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February 5, 2006

Jazz Concerts in Ottawa Celebrate Black History Month

Written by
cindy mcleod

Impressions in Jazz launches its 2nd season in Ottawa February 23rd, with ’Suite Freedeom’, a two part concert series celebrating Black History Month. The series features jazz music inspired by the Civil Rights Movement, and is performed by an all-star line-up of Canada’s leading jazz and symphony musicians.

Produced by Ottawa bassist Adrian Cho, the repertory concert series highlights seminal figures and movements in jazz history, and presents first-time and rarely heard symphonic jazz works. Each concert is the result of extensive research and preparation.

The February concert series features vocal and instrumental performances, with 40 jazz and symphony musicians from Ottawa, Montreal, and Toronto gathering form the combos and large ensembles.

On Thursday, February 23rd Part One, Voices in a Strange Land’ celebrates the African-American/Canadian experience. With vocal music ranging from Negro Spirituals to gospel, jazz, musical theatre, opera, and original music, programme highlights include selections from Joe Sealy’s Juno award-winning Africville Suite, a musical recounting of the journey from Africa to the New World, and tributes to African-American performers and composers of 20th century popular music.

The concert features the vocals of acclaimed bass-baritone Broadway performer/opera soloist Marcus Nance; and jazz vocalist/recording artist Anna S. Williams, the two are accompanied by a quartet led by bassist Adrian Cho, with pianist Holly Arsenault, saxophonist Chet Doxas and percussionist/drummer Mark Rehder. Cho and Rehder contribute vocals, along with Committed Praise, a nine-voice gospel choir. Special guests include Ottawa guitarist Vince Halfhide, and the horn section of Rick Rangno (trumpet), Sandy Gordon (alto saxophone), and Maurice Wozniak (trombone).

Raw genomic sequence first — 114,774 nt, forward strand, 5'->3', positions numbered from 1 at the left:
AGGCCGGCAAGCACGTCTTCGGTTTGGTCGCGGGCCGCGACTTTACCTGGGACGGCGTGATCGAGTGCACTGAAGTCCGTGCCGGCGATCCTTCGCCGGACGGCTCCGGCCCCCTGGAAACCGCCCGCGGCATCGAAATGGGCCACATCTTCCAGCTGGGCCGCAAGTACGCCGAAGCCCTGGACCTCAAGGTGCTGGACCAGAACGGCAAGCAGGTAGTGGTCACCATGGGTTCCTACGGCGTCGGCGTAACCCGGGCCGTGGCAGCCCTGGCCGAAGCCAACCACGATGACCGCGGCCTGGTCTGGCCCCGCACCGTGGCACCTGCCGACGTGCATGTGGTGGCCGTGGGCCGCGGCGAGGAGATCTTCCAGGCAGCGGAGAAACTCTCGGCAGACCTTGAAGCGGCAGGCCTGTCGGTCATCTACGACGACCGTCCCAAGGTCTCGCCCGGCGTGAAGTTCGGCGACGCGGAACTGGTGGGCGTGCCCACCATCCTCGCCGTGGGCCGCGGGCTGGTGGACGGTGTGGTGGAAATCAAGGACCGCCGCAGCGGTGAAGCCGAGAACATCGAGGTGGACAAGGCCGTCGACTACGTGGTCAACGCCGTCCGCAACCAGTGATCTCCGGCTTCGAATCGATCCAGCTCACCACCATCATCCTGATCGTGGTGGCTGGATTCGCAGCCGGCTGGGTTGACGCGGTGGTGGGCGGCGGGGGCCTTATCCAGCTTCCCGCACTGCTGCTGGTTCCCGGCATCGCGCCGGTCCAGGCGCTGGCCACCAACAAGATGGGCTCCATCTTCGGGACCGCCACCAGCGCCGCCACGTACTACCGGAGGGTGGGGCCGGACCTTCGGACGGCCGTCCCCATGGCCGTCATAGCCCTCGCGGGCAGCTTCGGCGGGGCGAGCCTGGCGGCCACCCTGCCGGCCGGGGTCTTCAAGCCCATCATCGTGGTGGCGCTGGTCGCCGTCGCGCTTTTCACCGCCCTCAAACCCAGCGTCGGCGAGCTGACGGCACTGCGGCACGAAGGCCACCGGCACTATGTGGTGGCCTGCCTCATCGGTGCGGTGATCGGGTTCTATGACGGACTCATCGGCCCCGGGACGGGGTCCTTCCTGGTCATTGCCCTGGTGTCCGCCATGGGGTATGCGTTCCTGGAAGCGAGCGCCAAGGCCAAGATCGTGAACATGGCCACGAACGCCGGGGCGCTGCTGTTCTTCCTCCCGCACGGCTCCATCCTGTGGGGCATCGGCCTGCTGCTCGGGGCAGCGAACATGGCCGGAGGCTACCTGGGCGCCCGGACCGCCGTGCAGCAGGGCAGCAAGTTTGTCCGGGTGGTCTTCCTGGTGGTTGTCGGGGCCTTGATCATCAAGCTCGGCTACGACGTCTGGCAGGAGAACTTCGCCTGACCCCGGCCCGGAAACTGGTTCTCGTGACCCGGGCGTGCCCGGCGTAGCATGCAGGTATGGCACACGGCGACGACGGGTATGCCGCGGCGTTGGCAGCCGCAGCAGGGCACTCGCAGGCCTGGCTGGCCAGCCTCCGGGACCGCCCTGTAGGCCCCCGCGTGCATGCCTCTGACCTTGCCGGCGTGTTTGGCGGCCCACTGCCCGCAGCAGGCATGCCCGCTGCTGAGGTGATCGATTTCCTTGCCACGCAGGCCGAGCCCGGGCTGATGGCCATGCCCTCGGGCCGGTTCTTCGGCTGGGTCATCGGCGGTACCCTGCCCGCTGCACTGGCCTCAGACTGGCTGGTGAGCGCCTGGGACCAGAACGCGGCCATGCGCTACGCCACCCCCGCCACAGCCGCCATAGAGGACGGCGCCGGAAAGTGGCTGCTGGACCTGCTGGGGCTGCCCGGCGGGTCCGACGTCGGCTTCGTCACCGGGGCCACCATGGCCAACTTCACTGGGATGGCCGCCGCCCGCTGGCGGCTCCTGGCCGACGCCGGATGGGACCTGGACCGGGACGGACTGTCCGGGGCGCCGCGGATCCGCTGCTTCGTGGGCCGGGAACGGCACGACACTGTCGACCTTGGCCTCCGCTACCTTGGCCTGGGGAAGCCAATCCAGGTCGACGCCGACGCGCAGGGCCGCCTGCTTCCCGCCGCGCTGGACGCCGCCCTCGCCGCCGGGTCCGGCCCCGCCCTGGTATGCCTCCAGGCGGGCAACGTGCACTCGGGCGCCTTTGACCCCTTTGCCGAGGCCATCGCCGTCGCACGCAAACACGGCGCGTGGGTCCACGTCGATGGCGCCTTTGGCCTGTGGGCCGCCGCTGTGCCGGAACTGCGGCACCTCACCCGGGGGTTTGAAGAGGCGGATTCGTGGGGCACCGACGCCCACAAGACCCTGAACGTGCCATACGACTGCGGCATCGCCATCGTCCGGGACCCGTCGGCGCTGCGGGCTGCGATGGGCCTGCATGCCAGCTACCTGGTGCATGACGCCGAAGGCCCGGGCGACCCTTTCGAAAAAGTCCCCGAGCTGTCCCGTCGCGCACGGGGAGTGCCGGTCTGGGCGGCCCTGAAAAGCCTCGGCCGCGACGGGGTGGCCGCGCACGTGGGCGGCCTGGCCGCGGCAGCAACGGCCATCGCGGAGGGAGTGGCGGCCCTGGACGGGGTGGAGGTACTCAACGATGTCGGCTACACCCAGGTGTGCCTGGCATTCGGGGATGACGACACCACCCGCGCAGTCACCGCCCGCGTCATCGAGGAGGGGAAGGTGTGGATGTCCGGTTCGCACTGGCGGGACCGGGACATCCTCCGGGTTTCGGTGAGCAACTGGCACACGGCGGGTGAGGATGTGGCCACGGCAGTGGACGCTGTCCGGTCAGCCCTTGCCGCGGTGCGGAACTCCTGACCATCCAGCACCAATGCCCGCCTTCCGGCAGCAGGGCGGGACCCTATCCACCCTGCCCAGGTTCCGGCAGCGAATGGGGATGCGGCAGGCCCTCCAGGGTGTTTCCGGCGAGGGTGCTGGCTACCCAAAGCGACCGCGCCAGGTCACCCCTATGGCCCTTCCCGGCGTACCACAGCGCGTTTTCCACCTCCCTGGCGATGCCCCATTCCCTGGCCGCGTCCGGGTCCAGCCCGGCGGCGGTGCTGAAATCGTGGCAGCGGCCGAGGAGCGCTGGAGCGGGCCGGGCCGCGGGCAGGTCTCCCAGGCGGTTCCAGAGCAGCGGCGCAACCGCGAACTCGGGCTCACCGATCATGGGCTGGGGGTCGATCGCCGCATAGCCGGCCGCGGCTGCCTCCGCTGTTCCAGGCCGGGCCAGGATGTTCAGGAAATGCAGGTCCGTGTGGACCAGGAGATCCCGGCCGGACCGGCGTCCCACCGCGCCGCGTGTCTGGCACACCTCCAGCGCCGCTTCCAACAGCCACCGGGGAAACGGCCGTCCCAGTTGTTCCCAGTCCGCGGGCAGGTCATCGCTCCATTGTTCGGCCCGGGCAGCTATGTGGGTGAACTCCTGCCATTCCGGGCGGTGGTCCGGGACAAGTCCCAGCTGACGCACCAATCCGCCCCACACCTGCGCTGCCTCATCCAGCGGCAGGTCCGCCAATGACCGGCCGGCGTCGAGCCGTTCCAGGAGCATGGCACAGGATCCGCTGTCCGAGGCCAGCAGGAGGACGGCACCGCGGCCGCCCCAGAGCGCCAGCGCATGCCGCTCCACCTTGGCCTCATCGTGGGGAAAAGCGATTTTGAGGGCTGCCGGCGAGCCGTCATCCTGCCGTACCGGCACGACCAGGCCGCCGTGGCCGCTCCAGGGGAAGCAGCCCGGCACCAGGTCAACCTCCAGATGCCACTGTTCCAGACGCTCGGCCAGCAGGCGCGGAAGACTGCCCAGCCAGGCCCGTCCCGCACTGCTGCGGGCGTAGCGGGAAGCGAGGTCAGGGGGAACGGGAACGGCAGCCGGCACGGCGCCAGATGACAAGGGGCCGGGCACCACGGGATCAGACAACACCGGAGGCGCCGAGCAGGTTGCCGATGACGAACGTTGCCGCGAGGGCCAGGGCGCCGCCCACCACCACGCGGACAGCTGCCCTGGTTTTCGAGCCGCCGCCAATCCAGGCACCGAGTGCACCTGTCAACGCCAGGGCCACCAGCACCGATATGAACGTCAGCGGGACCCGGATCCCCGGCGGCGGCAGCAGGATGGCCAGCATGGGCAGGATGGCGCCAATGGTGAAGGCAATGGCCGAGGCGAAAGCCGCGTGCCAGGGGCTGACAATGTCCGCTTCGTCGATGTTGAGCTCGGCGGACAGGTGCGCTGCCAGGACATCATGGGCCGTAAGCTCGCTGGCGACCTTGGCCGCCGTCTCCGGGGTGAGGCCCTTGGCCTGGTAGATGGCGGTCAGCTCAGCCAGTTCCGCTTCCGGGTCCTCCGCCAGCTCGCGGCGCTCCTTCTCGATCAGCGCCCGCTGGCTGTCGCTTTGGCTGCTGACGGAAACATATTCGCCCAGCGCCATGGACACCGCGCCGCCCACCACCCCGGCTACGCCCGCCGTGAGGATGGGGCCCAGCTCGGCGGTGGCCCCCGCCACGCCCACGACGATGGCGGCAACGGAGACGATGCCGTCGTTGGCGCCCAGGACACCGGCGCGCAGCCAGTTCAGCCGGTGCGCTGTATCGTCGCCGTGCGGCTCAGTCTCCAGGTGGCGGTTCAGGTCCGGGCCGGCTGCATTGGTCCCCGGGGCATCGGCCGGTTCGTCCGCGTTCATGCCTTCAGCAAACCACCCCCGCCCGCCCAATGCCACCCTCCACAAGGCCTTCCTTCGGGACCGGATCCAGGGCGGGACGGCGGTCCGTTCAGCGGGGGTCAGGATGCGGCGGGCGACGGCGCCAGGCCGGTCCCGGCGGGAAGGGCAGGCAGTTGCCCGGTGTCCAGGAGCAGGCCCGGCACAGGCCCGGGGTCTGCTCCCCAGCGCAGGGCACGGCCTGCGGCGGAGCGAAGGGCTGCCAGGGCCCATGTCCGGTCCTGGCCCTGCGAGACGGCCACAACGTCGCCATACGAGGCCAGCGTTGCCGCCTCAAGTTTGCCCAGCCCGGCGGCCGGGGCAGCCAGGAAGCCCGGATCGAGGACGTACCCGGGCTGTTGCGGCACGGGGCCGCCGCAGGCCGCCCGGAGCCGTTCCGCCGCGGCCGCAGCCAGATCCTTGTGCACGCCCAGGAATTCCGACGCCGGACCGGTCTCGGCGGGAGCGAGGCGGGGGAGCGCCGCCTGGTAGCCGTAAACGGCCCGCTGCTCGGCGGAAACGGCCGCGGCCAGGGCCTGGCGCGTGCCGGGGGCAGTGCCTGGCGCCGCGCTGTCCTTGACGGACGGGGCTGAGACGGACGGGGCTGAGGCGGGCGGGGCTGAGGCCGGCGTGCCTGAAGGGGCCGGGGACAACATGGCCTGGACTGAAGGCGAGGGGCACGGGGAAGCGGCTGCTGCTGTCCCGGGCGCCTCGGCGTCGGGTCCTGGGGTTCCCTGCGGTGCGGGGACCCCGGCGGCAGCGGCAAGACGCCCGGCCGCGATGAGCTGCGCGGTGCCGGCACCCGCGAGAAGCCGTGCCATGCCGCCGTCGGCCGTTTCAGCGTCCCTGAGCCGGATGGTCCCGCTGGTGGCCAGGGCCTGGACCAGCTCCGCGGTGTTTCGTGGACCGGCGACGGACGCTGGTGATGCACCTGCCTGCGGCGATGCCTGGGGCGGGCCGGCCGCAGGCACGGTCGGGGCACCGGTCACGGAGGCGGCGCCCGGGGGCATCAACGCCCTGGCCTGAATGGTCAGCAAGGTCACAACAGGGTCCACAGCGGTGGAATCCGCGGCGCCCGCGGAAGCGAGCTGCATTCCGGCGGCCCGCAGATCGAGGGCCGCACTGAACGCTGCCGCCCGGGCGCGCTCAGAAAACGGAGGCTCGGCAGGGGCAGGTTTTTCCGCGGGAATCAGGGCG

Part Two, ‘Suite Freedom’, takes place on Saturday, February 25th in Ottawa, and features 25 leading Canadian jazz and symphony musicians performing the works of John Coltrane, Duke Ellington and Charles Mingus, composers known for their seminal compositional commentaries on Civil Rights jazz of the 1960s and 70s.

The programme will feature three Canadian premieres of seminal symphonic jazz masterpieces. John Coltrane’s powerful five-movement “Africa/Brass” Suite (1961) features five different saxophone soloists and a fifteen-piece brass and reed orchestra. A 21piece orchestra performs Duke Ellington’s landmark six-movement “Liberian Suite”(1947), and a 25 piece orchestra previews future concerts with Gil Evans and Claude Thornhill’s masterful 1942 re-composition of Tchaikovsky’s “Arabian Dance”.

The In-depth programme guide notes contain background information and musical analyses, with guest contributions by a variety of experts.

For information visit www.diadic.com

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